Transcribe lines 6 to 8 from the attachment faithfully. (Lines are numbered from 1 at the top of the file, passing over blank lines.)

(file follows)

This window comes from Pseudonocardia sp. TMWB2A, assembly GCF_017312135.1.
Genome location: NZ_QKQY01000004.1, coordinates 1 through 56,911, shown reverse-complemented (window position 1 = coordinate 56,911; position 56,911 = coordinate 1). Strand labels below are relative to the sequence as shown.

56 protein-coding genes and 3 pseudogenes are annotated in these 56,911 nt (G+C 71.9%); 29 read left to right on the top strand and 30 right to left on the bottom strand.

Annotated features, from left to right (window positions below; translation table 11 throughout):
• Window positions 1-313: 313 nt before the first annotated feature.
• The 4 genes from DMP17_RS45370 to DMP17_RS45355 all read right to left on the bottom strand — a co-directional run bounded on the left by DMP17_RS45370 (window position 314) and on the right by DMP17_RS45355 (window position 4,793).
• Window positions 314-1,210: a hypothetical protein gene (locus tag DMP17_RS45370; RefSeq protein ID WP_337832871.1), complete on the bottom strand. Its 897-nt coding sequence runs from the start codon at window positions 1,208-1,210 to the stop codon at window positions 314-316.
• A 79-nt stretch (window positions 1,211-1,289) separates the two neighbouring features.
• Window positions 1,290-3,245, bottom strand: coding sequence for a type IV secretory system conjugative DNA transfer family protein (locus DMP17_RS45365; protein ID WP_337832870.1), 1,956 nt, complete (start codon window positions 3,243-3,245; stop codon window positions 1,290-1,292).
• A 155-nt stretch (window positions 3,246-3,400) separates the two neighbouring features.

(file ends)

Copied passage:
• The 4 genes from DMP17_RS45370 to DMP17_RS45355 all read right to left on the bottom strand — a co-directional run bounded on the left by DMP17_RS45370 (window position 314) and on the right by DMP17_RS45355 (window position 4,793).
• Window positions 314-1,210: a hypothetical protein gene (locus tag DMP17_RS45370; RefSeq protein ID WP_337832871.1), complete on the bottom strand. Its 897-nt coding sequence runs from the start codon at window positions 1,208-1,210 to the stop codon at window positions 314-316.
• A 79-nt stretch (window positions 1,211-1,289) separates the two neighbouring features.